Climate, Fire, and Forest Change in California’s Sierra Nevada

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The southwest CASC has developed an informational handout that summarizes and synthesizes information on climate, fire, and forest change in California’s iconic Sierra Nevada. This useful resource provides a summary of key management issues and options for adaptation in this important region.

A fire burns in the distance in the Sierra National Forest, CA

Fire in the Sierra National Forest, CA

(Public domain.)

Projections of future fire risks point to increased fire frequency and increased numbers of large fires in the Sierra Nevada region. As warmer temperatures reduce snow-covered area, induce early snowmelt, and decrease soil moisture, they contribute to longer and warmer fire seasons. The management and uses of forest ecosystems and resources will be impacted as forests change along with changing climate and fire regimes. In some areas, forests may be replaced with shrublands, grasslands, or deserts. Climate change effects on forests will be driven by the rate and magnitude of climate change, site-specific conditions, the ability of species to shift distributions through dispersal and recruitment, and the influence of other ecological stressors. While climate-change impacts on structure, composition, and ecosystem function play out over longer time periods, fire can hasten these changes by triggering changes in vegetation type.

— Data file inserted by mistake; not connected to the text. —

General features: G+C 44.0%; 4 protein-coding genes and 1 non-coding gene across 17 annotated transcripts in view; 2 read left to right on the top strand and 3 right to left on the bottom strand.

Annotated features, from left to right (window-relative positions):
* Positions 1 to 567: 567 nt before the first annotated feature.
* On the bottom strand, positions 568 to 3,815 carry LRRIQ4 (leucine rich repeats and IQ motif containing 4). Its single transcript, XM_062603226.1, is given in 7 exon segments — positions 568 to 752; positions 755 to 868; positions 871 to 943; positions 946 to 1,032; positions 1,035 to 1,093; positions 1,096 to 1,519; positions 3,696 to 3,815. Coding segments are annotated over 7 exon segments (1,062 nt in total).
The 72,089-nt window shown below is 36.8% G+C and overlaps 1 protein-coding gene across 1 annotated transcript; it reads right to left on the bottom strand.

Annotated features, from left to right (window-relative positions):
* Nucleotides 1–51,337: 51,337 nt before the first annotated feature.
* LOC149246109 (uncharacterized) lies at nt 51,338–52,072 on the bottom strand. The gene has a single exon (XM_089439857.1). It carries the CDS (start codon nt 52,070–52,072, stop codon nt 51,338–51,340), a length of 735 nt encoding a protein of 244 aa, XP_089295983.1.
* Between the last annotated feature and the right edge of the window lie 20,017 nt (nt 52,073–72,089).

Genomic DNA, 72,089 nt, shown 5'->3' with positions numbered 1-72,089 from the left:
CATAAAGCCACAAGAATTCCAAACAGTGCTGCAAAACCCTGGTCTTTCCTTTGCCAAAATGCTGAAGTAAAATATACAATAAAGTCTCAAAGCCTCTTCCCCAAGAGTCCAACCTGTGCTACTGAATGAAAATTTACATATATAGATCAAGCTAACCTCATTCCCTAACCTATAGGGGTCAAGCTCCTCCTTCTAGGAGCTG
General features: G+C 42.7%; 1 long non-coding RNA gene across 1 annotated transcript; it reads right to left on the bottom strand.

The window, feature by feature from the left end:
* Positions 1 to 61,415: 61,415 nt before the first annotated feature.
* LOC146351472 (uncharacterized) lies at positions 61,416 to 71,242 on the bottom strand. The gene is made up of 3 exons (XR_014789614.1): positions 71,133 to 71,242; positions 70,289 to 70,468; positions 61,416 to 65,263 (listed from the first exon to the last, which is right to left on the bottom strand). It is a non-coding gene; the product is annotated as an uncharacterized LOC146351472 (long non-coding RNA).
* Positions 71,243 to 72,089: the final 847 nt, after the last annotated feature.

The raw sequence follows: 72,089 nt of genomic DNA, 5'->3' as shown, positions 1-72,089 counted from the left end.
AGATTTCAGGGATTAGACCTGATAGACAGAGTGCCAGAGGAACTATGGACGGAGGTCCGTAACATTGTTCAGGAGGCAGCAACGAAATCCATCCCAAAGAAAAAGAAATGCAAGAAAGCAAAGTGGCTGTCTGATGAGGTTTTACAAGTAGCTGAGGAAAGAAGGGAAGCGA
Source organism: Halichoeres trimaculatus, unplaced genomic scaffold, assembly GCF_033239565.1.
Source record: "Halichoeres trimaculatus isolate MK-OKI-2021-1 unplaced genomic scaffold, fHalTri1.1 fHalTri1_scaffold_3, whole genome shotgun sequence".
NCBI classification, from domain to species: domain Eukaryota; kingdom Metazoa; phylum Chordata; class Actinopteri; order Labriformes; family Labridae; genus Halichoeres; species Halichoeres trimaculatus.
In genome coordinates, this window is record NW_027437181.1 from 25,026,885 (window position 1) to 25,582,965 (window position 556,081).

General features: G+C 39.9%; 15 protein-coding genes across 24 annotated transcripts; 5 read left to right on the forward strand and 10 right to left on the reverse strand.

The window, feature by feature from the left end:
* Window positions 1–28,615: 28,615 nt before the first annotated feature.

Successful adaptation for these important forests will require a mix of large- and small-scale approaches to challenges. There are key management issues and adaptation options at various levels: the southwest region overall, the Sierra Nevada, forests, and all the way down to trees. View the informational handout to learn more about the science behind these forest changes and some of the adaptation strategies that can help resource managers reduce future risks.